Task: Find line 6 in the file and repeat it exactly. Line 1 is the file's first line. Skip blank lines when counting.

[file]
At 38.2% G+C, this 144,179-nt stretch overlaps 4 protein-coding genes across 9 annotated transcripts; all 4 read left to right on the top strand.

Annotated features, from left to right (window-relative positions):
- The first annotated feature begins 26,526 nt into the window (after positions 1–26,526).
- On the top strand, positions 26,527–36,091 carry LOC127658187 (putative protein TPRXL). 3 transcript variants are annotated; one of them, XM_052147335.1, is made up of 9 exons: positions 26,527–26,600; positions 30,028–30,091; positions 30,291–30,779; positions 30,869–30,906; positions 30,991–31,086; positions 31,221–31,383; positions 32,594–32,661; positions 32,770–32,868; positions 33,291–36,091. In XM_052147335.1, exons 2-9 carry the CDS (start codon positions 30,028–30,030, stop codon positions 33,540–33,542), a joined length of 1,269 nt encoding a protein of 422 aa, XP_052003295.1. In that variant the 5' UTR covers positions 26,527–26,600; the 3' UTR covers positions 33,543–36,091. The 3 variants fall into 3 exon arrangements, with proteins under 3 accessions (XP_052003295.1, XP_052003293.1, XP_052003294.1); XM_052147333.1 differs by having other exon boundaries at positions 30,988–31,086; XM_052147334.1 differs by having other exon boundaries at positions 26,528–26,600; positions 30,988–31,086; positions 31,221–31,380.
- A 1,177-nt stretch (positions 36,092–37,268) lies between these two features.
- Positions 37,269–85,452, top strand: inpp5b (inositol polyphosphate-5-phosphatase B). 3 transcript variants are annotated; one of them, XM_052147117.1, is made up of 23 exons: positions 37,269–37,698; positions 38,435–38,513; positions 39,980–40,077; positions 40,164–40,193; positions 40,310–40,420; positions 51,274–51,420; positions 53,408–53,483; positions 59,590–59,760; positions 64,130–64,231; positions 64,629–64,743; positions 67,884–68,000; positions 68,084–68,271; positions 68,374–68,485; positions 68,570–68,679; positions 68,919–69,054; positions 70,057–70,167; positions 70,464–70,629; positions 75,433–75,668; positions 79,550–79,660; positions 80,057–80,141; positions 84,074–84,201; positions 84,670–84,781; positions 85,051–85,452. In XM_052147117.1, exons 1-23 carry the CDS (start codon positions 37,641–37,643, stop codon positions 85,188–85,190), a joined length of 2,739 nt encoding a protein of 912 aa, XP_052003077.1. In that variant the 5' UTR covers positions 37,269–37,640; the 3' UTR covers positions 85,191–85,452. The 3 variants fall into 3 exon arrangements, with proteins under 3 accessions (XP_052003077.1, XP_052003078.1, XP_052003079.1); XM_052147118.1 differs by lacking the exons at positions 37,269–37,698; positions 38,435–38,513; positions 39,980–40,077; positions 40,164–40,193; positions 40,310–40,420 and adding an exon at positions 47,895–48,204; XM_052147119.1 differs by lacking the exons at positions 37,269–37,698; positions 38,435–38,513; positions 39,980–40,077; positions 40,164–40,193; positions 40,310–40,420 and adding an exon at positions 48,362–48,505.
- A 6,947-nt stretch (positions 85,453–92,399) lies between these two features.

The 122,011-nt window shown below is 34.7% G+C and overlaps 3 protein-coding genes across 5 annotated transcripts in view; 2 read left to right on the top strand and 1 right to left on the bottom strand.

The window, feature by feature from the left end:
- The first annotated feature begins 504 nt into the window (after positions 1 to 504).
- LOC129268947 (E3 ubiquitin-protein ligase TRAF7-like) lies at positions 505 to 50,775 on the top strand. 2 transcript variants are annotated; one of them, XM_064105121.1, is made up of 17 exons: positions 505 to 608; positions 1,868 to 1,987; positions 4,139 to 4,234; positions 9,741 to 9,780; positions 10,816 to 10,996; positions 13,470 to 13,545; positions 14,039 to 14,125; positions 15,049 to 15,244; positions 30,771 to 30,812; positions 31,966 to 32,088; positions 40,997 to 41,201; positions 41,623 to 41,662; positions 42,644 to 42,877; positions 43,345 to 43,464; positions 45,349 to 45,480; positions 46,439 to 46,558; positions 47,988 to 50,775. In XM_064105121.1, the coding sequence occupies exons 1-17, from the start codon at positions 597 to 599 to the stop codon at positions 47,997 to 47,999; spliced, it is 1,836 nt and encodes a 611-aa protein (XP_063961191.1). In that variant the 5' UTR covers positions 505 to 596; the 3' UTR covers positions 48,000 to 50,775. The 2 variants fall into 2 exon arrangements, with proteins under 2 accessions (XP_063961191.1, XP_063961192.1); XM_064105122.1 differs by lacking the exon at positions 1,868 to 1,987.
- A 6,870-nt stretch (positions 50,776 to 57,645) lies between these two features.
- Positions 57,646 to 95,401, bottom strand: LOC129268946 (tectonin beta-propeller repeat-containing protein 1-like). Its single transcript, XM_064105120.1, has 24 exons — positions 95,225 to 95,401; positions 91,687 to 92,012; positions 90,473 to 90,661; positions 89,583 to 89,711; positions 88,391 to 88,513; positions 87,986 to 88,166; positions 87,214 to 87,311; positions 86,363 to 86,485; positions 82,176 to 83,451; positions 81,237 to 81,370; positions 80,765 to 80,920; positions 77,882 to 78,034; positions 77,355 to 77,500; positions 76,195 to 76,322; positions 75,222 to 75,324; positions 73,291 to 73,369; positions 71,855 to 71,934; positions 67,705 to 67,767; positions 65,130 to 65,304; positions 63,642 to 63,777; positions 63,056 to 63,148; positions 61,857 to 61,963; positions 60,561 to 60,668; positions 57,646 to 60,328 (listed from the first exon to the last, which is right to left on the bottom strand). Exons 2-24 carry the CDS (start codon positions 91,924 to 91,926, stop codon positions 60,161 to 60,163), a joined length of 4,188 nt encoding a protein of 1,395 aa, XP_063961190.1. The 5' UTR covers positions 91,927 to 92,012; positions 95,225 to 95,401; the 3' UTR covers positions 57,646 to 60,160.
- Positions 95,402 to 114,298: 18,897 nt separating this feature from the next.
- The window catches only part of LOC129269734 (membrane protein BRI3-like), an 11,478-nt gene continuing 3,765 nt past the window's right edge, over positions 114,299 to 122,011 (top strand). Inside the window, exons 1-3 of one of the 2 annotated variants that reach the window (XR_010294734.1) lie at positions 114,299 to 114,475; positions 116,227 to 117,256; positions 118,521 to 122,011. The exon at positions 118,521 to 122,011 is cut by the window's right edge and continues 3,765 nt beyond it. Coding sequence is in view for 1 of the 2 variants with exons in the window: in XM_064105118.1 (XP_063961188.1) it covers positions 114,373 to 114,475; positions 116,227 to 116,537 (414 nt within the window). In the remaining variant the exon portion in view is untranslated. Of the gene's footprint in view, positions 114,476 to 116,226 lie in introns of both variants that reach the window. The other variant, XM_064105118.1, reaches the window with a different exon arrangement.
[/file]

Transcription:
- Positions 37,269–85,452, top strand: inpp5b (inositol polyphosphate-5-phosphatase B). 3 transcript variants are annotated; one of them, XM_052147117.1, is made up of 23 exons: positions 37,269–37,698; positions 38,435–38,513; positions 39,980–40,077; positions 40,164–40,193; positions 40,310–40,420; positions 51,274–51,420; positions 53,408–53,483; positions 59,590–59,760; positions 64,130–64,231; positions 64,629–64,743; positions 67,884–68,000; positions 68,084–68,271; positions 68,374–68,485; positions 68,570–68,679; positions 68,919–69,054; positions 70,057–70,167; positions 70,464–70,629; positions 75,433–75,668; positions 79,550–79,660; positions 80,057–80,141; positions 84,074–84,201; positions 84,670–84,781; positions 85,051–85,452. In XM_052147117.1, exons 1-23 carry the CDS (start codon positions 37,641–37,643, stop codon positions 85,188–85,190), a joined length of 2,739 nt encoding a protein of 912 aa, XP_052003077.1. In that variant the 5' UTR covers positions 37,269–37,640; the 3' UTR covers positions 85,191–85,452. The 3 variants fall into 3 exon arrangements, with proteins under 3 accessions (XP_052003077.1, XP_052003078.1, XP_052003079.1); XM_052147118.1 differs by lacking the exons at positions 37,269–37,698; positions 38,435–38,513; positions 39,980–40,077; positions 40,164–40,193; positions 40,310–40,420 and adding an exon at positions 47,895–48,204; XM_052147119.1 differs by lacking the exons at positions 37,269–37,698; positions 38,435–38,513; positions 39,980–40,077; positions 40,164–40,193; positions 40,310–40,420 and adding an exon at positions 48,362–48,505.